The Resident Evil 5 Racism Issue

I had rather hoped that this story would not become the darling of the gaming blog universe, but much to my disappointment, it has become “big news.” And so I feel, at this point, that I need to don my editorial hat once again.

To summarize the series of events so far, for those who haven’t been keeping up:
The Resident Evil 5 trailer was released at E3, and it depicts the new game taking place in a locale where the residents have a dark complection, which may be Africa or some part of the Caribbean, and based additionally on the background scenery, it appears to be somewhere hot and relatively arid. Fast forward from E3 to two days ago when the Black Looks blog complains of “racism,” additionally pointing the game as “being marketed toward children.” At which time the story is picked up by most of the gaming blog-o-sphere, and the typical mix of rash, crude remarks and intelligent commentary ensue. From there, a number of blogs “respond” to the response, with such responses appearing here, here, and here, many of which have chosen to take cheap shots at the gaming community as a whole. I can only imagine if things continue at this pace, the mainstream media and the politicos who love cheap shots will be on board shortly.

Before I begin, I want everyone on both sides of this debate to stop, take a deep breath, and at least try to think about this rationally.

First, this video is a trailer. Would you deride a movie based on its trailer? Would you lambaste a book based on the summary on the back cover? Would you demand action against a CD if you heard 4 words from 4 tracks strung together in a random order? Of course not. Attacking an incomplete game based on a promotional trailer that shows a disjointed pseudo-summary of elements of the plot shows nothing but a true and complete ignorance of the medium. It is the very same level of ignorance that fuels the racism you detest.

Moreover, the categorical stereotyping of the gaming community is more akin to racism than you would like to accept. If I said that all African Americans were drug dealing thugs who shot people, you would be offended, correct? That is no different than claiming the gaming community is all young, immature, uneducated white males or saying things like “Many of these folks seem like the type who would try to reenact scenes from Resident Evil 5. Can you say Columbine? Gamers span the gamut from every age, race, religion, nationality, education level, and profession. I am well past my “teen” years and have two graduate degrees. According to your stereotype, I should be the last person playing video games or involving myself in this debate. This fundamental misunderstanding of the gaming community and the gaming culture may also be the groundwork for the repeated, ill-conceived attempts at regulating the industry.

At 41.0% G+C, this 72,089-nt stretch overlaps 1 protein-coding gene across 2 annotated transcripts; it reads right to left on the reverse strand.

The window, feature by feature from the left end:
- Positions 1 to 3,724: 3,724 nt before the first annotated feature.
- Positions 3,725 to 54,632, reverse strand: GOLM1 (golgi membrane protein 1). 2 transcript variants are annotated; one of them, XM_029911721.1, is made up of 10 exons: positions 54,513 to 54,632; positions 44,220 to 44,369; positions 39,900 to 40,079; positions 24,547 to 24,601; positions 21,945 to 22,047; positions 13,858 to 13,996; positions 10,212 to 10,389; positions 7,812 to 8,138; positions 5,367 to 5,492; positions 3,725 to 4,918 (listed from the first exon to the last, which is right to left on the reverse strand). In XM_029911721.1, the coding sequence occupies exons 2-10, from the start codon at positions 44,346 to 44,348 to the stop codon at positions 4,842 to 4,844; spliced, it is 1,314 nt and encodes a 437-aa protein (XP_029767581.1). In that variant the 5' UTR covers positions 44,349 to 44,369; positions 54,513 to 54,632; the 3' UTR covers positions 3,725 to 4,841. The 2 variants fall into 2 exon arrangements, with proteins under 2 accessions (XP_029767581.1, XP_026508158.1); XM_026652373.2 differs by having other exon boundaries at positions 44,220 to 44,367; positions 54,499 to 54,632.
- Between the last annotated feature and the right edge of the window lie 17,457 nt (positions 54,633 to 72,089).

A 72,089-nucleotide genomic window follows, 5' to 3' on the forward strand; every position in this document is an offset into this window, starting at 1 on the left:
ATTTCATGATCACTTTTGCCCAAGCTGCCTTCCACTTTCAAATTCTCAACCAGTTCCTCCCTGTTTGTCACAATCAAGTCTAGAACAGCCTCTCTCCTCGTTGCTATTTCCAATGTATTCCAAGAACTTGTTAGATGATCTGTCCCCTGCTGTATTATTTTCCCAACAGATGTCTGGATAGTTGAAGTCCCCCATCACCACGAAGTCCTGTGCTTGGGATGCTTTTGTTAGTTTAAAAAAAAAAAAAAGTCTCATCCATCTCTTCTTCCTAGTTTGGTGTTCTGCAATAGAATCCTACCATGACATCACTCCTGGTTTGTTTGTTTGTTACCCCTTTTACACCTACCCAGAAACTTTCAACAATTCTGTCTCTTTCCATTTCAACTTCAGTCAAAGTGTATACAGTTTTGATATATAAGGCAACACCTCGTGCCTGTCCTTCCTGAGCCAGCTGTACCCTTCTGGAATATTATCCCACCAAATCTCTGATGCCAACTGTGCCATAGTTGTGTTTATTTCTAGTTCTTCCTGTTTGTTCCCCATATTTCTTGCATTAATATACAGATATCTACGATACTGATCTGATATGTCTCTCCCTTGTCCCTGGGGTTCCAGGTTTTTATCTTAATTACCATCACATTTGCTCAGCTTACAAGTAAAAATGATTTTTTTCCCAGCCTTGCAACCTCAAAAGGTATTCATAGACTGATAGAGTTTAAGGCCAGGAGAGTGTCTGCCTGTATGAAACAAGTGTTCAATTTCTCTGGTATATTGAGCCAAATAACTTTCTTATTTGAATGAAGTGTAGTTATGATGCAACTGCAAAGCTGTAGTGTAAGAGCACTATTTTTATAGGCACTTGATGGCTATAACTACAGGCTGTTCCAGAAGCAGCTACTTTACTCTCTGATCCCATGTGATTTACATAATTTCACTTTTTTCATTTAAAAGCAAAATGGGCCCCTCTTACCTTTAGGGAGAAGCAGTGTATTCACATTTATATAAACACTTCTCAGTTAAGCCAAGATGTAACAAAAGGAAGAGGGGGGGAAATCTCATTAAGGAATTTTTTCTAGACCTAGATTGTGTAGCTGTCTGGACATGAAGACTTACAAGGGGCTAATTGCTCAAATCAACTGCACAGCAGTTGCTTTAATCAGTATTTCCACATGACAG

As has been pointed out many, many times, the Resident Evil series is part of the larger zombie genre, in which the zombies are typically white. Resident Evil 4 took the traditional zombie concept in a new direction by crafting a storyline where the traditional “zombie” was replaced by a faster, smarter zombie-like infected human. That game was set in Spain, and all of the enemies spoke Spanish. The driver behind their language and appearance was the setting, not a secret racist agenda. In fact, I can imagine that is Resident Evil 6 were set in India, the zombies would be Indian, or in China the zombies would be Chinese, or in Iran the zombies would be Persian. It is a function of setting, not of ulterior motives. And as has been further mentioned, the Resident Evil 5 development team is Japanese, not American, and their cultural sensitivities
are tuned to far different issues than ours.

Finally, there is still the issue of free speech. Short of inciting a riot, the content of the game cannot be restricted other than by virtue of the ratings system. Except for the absurdist reference to Columbine, which was obviously used for shock value, no one has alleged that this sort of harm will occur. Many works are published in many mediums every year which are far more damaging, but have drawn far less ire. Video games are just a target of convenience. In fact, the depiction of other races in certain games has been, arguably, as bad as or worse than the racist interpretation of the RE5 trailer, and yet there was no public outcry. Racially based gangs have appeared in dozens of games, depicting Hispanics and Asians and various Eurpoean nationalities as nothing but violent criminals. However, as works of fiction, albeit in a new medium, they are protected by the First Amendment.

I would like to close by quoting Justice Harlan. “Our Constitution is color-blind, and neither knows nor tolerates classes among citizens. ” The more we draw lines among ourselves, the further we move from being a colorblind society. I can only continue to hope that people will realize that if they desire socio-political change, attacking the game industry is likely the least effective way to accomplish their goals. In fact, it will only serve to alienate an ever growing, immensely diverse group of voters.

[Via Game Politics]
[Via Joystiq]
[Via Kotaku]

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About Mark Methenitis

Mark Methenitis is an attorney in Dallas Texas. Mark received his Juris Doctorate and his Master of Business Administration from Texas Tech University and his Bachelor of Arts from The University of Texas.

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